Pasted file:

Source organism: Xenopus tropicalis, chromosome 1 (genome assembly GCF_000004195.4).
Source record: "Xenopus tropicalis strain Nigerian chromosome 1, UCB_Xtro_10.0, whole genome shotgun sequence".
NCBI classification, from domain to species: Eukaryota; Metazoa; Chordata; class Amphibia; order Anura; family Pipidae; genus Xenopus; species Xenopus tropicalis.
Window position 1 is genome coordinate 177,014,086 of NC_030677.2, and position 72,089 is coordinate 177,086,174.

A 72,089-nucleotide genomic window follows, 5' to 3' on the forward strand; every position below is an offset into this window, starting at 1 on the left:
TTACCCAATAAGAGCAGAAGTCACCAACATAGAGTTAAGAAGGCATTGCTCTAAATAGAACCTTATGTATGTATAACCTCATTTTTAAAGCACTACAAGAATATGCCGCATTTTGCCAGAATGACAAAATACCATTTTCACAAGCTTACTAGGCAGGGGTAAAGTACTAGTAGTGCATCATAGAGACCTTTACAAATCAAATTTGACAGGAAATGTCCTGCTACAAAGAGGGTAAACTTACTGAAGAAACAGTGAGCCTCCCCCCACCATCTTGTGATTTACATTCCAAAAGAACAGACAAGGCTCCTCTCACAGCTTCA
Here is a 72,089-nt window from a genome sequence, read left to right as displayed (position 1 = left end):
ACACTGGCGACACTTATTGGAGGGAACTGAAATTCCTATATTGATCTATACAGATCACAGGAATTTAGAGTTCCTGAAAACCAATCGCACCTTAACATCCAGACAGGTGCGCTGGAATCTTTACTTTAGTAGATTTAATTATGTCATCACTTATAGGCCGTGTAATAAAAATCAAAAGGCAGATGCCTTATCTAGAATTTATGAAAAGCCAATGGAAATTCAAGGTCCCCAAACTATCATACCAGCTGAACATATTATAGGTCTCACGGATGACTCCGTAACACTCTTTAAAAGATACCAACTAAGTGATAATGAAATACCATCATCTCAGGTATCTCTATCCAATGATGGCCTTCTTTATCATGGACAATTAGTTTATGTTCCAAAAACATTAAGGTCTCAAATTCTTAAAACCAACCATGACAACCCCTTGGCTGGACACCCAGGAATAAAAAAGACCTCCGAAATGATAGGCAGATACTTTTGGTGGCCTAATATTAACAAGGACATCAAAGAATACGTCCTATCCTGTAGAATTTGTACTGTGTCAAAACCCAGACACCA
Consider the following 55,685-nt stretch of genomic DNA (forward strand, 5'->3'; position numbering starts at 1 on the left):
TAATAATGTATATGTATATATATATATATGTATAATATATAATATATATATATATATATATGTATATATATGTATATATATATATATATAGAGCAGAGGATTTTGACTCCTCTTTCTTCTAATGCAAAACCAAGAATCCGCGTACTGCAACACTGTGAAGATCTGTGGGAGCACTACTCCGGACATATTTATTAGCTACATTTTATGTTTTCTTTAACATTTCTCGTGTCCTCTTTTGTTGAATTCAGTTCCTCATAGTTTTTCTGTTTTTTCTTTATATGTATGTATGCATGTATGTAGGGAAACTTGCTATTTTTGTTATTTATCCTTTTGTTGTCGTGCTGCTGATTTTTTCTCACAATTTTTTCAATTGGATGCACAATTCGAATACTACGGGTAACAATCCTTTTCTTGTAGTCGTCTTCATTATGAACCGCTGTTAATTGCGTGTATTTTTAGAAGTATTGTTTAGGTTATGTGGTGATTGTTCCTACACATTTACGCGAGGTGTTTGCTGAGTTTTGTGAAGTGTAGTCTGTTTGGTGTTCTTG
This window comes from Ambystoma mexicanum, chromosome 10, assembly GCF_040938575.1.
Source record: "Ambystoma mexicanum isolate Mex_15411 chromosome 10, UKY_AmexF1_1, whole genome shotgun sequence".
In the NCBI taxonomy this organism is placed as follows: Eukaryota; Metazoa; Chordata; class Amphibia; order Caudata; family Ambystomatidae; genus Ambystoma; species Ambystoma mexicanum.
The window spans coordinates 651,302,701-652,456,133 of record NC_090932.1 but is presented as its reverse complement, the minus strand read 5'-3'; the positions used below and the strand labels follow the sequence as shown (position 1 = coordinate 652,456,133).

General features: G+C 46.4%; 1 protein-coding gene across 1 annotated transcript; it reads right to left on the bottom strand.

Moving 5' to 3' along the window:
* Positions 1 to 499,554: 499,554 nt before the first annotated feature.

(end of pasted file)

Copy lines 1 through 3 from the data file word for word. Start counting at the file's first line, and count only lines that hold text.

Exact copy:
Source organism: Xenopus tropicalis, chromosome 1 (genome assembly GCF_000004195.4).
Source record: "Xenopus tropicalis strain Nigerian chromosome 1, UCB_Xtro_10.0, whole genome shotgun sequence".
NCBI classification, from domain to species: Eukaryota; Metazoa; Chordata; class Amphibia; order Anura; family Pipidae; genus Xenopus; species Xenopus tropicalis.